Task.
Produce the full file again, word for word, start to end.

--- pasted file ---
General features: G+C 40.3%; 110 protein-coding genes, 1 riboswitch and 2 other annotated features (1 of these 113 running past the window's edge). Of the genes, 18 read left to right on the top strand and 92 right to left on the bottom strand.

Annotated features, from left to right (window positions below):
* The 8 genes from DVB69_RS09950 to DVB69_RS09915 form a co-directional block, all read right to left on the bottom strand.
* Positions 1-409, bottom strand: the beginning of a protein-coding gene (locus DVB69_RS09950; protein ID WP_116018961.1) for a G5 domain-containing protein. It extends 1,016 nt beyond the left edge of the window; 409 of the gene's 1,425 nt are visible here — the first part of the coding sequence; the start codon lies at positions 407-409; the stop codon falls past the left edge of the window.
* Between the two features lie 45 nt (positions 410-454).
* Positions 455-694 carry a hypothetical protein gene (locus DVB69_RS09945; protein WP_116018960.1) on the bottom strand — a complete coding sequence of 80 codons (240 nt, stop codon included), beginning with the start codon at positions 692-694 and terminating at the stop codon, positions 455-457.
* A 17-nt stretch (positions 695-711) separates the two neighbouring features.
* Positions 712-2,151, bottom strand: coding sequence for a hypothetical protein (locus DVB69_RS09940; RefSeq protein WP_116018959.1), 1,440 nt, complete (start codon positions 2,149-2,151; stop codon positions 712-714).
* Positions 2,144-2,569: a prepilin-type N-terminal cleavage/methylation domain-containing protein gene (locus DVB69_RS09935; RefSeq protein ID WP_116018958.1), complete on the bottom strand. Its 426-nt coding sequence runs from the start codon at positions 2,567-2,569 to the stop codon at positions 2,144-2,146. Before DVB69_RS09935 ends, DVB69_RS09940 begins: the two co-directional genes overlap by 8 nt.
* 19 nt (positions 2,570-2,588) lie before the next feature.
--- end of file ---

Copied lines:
General features: G+C 40.3%; 110 protein-coding genes, 1 riboswitch and 2 other annotated features (1 of these 113 running past the window's edge). Of the genes, 18 read left to right on the top strand and 92 right to left on the bottom strand.

Annotated features, from left to right (window positions below):
* The 8 genes from DVB69_RS09950 to DVB69_RS09915 form a co-directional block, all read right to left on the bottom strand.
* Positions 1-409, bottom strand: the beginning of a protein-coding gene (locus DVB69_RS09950; protein ID WP_116018961.1) for a G5 domain-containing protein. It extends 1,016 nt beyond the left edge of the window; 409 of the gene's 1,425 nt are visible here — the first part of the coding sequence; the start codon lies at positions 407-409; the stop codon falls past the left edge of the window.
* Between the two features lie 45 nt (positions 410-454).
* Positions 455-694 carry a hypothetical protein gene (locus DVB69_RS09945; protein WP_116018960.1) on the bottom strand — a complete coding sequence of 80 codons (240 nt, stop codon included), beginning with the start codon at positions 692-694 and terminating at the stop codon, positions 455-457.
* A 17-nt stretch (positions 695-711) separates the two neighbouring features.
* Positions 712-2,151, bottom strand: coding sequence for a hypothetical protein (locus DVB69_RS09940; RefSeq protein WP_116018959.1), 1,440 nt, complete (start codon positions 2,149-2,151; stop codon positions 712-714).
* Positions 2,144-2,569: a prepilin-type N-terminal cleavage/methylation domain-containing protein gene (locus DVB69_RS09935; RefSeq protein ID WP_116018958.1), complete on the bottom strand. Its 426-nt coding sequence runs from the start codon at positions 2,567-2,569 to the stop codon at positions 2,144-2,146. Before DVB69_RS09935 ends, DVB69_RS09940 begins: the two co-directional genes overlap by 8 nt.
* 19 nt (positions 2,570-2,588) lie before the next feature.